Avoiding being blindsided in marketing

When it comes to things that are going to impede your ability to be an effective marketer, there are three broad categories, made most famous by Former Secretary of Defense Donald Rumsfeld (hat tip to Tom Webster for continued reminders of the quote):

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“Reports that say that something hasn’t happened are always interesting to me, because as we know, there are known knowns; there are things we know we know.

We also know there are known unknowns; that is to say we know there are some things we do not know.

But there are also unknown unknowns — the ones we don’t know we don’t know.”

Despite winning the dubious Foot in Mouth award from the Plain English Campaign, Rumsfeld’s quote is actually useful, particularly for marketers who are worried about the future.

You know what you know. You know the things that are going to affect your marketing, such as Google SEO algorithms, email open rates, etc.

You know what you don’t know. If Google’s newest algorithm has hit the Internet, you may not know its impact, but you can read up on it and learn what you don’t know.

It’s the last category of things you don’t know and aren’t aware of that are the problem, because this creates a massive blind spot. Think about something as primal as the martial arts. If you step into a boxing ring, you know what you know, your skills. You know what you don’t know, which is what the opponent is going to do, but you have ways of handling that. Finally, there isn’t a whole lot that you don’t know and you aren’t aware of. It’s unlikely that there will be a sniper in the stands or that the opponent has secretly put lead shot in his gloves. Thus, you have an environment which is predictable. On the other hand, if those other things could happen, and you didn’t know that the rules had changed, you’d have a very short boxing match.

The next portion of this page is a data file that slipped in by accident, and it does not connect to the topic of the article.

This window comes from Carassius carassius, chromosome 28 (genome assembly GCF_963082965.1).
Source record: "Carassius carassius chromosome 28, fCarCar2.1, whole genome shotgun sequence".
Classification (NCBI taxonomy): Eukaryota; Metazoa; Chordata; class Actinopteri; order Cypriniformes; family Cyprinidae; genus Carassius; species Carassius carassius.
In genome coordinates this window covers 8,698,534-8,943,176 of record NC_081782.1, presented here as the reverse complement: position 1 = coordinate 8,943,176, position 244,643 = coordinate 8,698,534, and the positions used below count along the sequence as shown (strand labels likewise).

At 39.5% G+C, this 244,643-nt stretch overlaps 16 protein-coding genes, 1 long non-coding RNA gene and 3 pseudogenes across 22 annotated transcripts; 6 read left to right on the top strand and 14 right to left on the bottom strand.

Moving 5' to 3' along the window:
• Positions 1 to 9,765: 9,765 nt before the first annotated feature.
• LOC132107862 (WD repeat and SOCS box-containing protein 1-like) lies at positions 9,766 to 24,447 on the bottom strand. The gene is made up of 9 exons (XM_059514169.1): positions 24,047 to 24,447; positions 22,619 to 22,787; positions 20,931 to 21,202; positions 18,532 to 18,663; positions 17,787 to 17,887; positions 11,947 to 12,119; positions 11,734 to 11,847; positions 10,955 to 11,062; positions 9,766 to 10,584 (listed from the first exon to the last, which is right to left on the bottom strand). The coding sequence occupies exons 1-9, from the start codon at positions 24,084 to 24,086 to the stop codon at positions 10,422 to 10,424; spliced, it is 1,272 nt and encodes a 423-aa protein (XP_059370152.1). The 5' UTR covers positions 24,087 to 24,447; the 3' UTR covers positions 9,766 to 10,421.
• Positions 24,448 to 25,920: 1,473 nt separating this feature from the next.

In marketing the danger isn’t competitors per se. They are known for the most part. The danger is what we don’t know. We didn’t know how mobile would change behavior, but more importantly we didn’t know that we didn’t know mobile was going to fundamentally change human behavior. We just thought mobile was a miniature desktop computer.

So the next question is how to learn what we don’t know that we don’t know. What is it and where do we go to even start learning about it?

For me, that begins with having a strong social network that is highly diverse. People from all kinds of social and economic backgrounds, people all across the technological adoption curve are going to be the sources from which you’ll first catch wind of something new. Your network will naturally surface new trends if you listen carefully. If you don’t have that network, you won’t have the advanced notice you need to prevent being blindsided.


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The business of building social media rockstars